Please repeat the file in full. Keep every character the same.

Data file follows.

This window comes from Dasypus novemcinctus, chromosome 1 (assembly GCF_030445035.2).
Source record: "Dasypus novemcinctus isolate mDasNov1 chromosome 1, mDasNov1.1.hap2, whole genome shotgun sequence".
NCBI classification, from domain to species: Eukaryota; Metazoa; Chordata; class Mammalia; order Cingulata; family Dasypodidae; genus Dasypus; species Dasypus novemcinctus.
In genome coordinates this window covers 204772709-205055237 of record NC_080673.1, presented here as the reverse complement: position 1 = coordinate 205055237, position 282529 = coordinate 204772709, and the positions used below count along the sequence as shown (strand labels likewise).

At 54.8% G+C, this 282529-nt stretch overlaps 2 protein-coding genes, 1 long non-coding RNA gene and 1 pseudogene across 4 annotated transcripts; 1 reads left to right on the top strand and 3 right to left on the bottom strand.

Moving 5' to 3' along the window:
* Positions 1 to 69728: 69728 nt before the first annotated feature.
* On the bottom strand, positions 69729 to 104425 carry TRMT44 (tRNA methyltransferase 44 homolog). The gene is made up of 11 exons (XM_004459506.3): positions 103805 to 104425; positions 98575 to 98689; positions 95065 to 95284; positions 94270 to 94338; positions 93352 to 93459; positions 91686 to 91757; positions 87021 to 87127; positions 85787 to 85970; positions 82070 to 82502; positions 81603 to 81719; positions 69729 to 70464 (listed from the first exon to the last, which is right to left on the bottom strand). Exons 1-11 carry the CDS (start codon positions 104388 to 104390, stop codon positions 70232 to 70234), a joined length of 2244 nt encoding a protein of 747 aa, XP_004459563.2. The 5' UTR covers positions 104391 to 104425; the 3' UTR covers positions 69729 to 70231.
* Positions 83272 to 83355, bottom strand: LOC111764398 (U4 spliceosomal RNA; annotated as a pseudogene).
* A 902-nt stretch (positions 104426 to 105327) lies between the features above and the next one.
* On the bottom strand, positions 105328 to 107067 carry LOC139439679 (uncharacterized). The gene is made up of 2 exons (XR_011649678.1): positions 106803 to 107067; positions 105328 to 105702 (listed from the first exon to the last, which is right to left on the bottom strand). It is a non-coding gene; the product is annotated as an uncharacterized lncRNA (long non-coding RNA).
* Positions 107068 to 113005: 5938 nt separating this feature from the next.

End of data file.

This window comes from Dasypus novemcinctus, chromosome 1 (assembly GCF_030445035.2).
Source record: "Dasypus novemcinctus isolate mDasNov1 chromosome 1, mDasNov1.1.hap2, whole genome shotgun sequence".
NCBI classification, from domain to species: Eukaryota; Metazoa; Chordata; class Mammalia; order Cingulata; family Dasypodidae; genus Dasypus; species Dasypus novemcinctus.
In genome coordinates this window covers 204772709-205055237 of record NC_080673.1, presented here as the reverse complement: position 1 = coordinate 205055237, position 282529 = coordinate 204772709, and the positions used below count along the sequence as shown (strand labels likewise).

At 54.8% G+C, this 282529-nt stretch overlaps 2 protein-coding genes, 1 long non-coding RNA gene and 1 pseudogene across 4 annotated transcripts; 1 reads left to right on the top strand and 3 right to left on the bottom strand.

Moving 5' to 3' along the window:
* Positions 1 to 69728: 69728 nt before the first annotated feature.
* On the bottom strand, positions 69729 to 104425 carry TRMT44 (tRNA methyltransferase 44 homolog). The gene is made up of 11 exons (XM_004459506.3): positions 103805 to 104425; positions 98575 to 98689; positions 95065 to 95284; positions 94270 to 94338; positions 93352 to 93459; positions 91686 to 91757; positions 87021 to 87127; positions 85787 to 85970; positions 82070 to 82502; positions 81603 to 81719; positions 69729 to 70464 (listed from the first exon to the last, which is right to left on the bottom strand). Exons 1-11 carry the CDS (start codon positions 104388 to 104390, stop codon positions 70232 to 70234), a joined length of 2244 nt encoding a protein of 747 aa, XP_004459563.2. The 5' UTR covers positions 104391 to 104425; the 3' UTR covers positions 69729 to 70231.
* Positions 83272 to 83355, bottom strand: LOC111764398 (U4 spliceosomal RNA; annotated as a pseudogene).
* A 902-nt stretch (positions 104426 to 105327) lies between the features above and the next one.
* On the bottom strand, positions 105328 to 107067 carry LOC139439679 (uncharacterized). The gene is made up of 2 exons (XR_011649678.1): positions 106803 to 107067; positions 105328 to 105702 (listed from the first exon to the last, which is right to left on the bottom strand). It is a non-coding gene; the product is annotated as an uncharacterized lncRNA (long non-coding RNA).
* Positions 107068 to 113005: 5938 nt separating this feature from the next.